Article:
Many if not most health systems and doctors’ offices around the country have adopted electronic medical records. As a result, patients can access appointment information, pay their bills, check their lab results and in a few cases read the visit notes that detail their clinical condition.
What Are OpenNotes?
The idea of OpenNotes originated at Beth Israel Deaconess Medical Center in Boston several years ago. The inventors wanted to make the doctor’s insights available to the patient. Other health care providers considered this a radical undertaking at the time. Now, however, OpenNotes has become an international movement. It urges doctors, nurses, therapists and other health care providers to share the notes they write describing patient visits. Such visit notes are standard; OpenNotes are different because patients get to read them.
Not all health care systems offer patients access to the doctors’ clinical notes. Those who do, however, have found it helpful. Doctors were initially skeptical of this idea, but those who have tried it often find it useful. Three large health care systems that have embraced the practice are Beth Israel Deaconess Medical Center and its affiliates in Massachusetts, Geisinger in rural Pennsylvania and the University of Washington Medicine is Seattle, Washington.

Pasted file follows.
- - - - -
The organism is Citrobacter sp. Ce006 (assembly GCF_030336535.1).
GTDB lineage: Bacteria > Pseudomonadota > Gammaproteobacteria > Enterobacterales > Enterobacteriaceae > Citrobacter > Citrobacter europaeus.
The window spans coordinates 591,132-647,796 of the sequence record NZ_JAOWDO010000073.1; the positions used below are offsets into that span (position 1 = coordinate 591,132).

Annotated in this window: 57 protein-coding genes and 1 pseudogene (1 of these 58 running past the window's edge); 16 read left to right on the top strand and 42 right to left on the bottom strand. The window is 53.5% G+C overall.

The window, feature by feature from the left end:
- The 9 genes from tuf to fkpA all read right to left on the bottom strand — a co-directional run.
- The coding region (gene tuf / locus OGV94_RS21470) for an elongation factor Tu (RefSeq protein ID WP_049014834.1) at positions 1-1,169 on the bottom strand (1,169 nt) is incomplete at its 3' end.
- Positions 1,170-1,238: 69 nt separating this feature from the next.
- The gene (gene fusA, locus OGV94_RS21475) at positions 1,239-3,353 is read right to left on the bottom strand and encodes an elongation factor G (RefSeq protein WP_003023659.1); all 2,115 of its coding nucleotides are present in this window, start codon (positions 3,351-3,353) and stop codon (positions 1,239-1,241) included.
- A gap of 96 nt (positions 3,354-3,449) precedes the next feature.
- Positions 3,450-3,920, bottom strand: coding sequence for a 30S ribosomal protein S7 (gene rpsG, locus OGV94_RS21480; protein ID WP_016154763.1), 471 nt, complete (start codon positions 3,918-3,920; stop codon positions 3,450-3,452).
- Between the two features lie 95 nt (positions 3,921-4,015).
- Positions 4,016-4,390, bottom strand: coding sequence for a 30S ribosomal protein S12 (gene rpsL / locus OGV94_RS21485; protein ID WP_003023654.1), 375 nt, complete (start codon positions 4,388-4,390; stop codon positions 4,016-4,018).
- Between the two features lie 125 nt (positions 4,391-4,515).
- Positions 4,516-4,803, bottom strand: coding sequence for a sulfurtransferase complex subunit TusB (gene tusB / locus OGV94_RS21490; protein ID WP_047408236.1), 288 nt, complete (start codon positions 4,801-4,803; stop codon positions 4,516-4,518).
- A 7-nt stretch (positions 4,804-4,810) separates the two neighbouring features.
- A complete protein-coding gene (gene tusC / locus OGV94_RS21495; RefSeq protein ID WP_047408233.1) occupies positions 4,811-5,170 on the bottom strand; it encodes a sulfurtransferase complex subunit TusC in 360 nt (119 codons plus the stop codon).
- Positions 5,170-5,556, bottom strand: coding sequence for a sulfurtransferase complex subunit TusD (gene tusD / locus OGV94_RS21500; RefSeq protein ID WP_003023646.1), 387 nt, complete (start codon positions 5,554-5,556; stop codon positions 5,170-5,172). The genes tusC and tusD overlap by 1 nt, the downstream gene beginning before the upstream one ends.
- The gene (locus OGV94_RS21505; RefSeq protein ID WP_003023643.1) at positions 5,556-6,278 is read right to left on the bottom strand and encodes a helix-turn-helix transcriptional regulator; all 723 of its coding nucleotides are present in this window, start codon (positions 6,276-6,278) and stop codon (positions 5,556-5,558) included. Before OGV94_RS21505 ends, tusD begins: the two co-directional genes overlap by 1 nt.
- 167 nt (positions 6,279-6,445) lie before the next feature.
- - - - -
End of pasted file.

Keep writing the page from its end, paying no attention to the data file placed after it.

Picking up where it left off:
Do Patients Benefit from Reading Their Visit Notes?
New research supports the value of OpenNotes (Journal of Medical Internet Research, May 6, 2019). Investigators surveyed nearly 30,000 patients who had used the patient portal in one of the three health systems mentioned. They had conducted the initial research seven years previously. Ninety-eight percent of the respondents agreed that online access to visit notes was helpful. Seventy-three percent said that reading the notes helped them take better care of their health, while 66 percent reported that these notes reminded them of the plan of care. This may permit patients to follow through better toward achieving their health goals.
Although doctors sometimes object that patients will be confused or anxious if they are allowed to read their visit notes, the researchers report this rarely happened. About 3 percent of patients said they were confused by what they read. Fewer than 5 percent were more worried about their health conditions after reading the visit notes than they had been before.
The authors note:
“Less educated, nonwhite, older, and Hispanic patients, and individuals who usually did not speak English at home, were those most likely to report major benefits from note reading.”
In particular, they conclude:
“…OpenNotes brings benefits to patients that largely outweigh the risks.”
Previous studies have shown that visit notes are not always accurate. If you have access through your own patient portal, you should check the information so you can request corrections if necessary.